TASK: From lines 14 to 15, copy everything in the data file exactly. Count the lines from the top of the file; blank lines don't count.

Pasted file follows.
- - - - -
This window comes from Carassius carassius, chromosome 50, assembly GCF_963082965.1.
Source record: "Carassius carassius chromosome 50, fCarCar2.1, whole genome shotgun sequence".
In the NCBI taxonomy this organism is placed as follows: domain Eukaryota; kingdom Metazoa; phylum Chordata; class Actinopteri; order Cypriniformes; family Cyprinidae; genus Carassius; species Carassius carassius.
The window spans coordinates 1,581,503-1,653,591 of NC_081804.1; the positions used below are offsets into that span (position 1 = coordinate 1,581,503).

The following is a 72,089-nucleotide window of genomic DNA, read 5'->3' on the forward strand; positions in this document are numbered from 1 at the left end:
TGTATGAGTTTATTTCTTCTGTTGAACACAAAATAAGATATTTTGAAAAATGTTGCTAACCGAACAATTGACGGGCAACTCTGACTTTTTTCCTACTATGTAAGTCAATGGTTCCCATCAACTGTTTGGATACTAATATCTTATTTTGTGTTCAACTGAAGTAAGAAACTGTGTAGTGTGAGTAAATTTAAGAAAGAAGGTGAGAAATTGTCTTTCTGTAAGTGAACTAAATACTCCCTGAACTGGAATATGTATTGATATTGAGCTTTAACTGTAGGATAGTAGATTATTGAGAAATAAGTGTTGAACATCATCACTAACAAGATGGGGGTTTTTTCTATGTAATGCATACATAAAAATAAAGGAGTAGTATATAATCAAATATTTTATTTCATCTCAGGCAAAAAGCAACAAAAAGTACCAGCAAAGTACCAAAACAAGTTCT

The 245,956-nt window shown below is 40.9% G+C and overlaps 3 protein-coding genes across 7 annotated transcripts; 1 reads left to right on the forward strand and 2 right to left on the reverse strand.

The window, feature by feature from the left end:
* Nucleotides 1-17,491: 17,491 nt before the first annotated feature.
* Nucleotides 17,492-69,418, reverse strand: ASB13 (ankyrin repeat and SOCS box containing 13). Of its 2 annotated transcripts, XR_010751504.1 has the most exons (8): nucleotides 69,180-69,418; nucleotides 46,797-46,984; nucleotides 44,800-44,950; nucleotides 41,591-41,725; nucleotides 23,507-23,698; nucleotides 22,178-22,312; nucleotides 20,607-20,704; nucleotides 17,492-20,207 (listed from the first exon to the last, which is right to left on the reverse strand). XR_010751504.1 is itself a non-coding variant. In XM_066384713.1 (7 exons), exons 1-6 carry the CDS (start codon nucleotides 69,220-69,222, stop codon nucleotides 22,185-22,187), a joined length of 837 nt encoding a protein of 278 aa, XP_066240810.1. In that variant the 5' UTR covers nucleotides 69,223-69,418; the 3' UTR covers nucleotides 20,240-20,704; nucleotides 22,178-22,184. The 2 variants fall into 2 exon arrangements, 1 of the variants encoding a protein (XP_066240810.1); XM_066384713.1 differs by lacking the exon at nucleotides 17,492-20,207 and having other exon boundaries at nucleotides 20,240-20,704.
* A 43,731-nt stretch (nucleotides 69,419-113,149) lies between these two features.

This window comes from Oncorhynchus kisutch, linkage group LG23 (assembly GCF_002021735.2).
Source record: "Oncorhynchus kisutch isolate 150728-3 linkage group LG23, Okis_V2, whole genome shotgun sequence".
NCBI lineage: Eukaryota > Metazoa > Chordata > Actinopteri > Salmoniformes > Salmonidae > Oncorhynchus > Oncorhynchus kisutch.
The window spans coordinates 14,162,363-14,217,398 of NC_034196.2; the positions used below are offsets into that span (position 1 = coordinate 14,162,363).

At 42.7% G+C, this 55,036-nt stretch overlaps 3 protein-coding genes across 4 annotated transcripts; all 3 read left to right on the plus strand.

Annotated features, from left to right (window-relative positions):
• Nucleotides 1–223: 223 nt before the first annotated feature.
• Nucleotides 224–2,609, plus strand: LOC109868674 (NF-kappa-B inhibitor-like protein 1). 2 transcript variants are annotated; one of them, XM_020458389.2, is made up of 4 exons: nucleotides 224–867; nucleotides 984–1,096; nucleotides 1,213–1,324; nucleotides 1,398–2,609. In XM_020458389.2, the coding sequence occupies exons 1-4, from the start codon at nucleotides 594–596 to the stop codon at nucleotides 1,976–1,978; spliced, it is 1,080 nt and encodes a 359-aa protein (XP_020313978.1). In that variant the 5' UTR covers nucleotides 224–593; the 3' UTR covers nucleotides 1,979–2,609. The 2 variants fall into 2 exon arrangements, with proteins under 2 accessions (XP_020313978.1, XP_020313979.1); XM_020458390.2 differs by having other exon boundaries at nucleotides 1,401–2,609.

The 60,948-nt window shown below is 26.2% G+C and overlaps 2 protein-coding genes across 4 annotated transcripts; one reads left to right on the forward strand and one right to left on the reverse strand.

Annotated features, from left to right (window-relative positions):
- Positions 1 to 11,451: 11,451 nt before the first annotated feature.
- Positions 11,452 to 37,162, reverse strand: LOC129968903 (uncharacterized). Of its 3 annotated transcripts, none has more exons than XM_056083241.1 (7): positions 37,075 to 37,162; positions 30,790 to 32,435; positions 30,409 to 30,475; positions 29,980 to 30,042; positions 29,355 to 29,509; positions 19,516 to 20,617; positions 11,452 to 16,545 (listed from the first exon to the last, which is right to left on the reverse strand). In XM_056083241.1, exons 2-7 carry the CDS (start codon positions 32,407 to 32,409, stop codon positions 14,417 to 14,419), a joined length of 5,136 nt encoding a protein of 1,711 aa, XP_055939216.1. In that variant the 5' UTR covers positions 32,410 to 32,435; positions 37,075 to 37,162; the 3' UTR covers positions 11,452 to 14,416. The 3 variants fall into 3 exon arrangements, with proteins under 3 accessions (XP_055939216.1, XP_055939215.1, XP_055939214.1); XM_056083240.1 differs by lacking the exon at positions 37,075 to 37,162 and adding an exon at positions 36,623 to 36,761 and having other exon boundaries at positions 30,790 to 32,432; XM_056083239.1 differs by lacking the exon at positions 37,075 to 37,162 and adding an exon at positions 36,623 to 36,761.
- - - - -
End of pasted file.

NCBI lineage: Eukaryota > Metazoa > Chordata > Actinopteri > Salmoniformes > Salmonidae > Oncorhynchus > Oncorhynchus kisutch.
The window spans coordinates 14,162,363-14,217,398 of NC_034196.2; the positions used below are offsets into that span (position 1 = coordinate 14,162,363).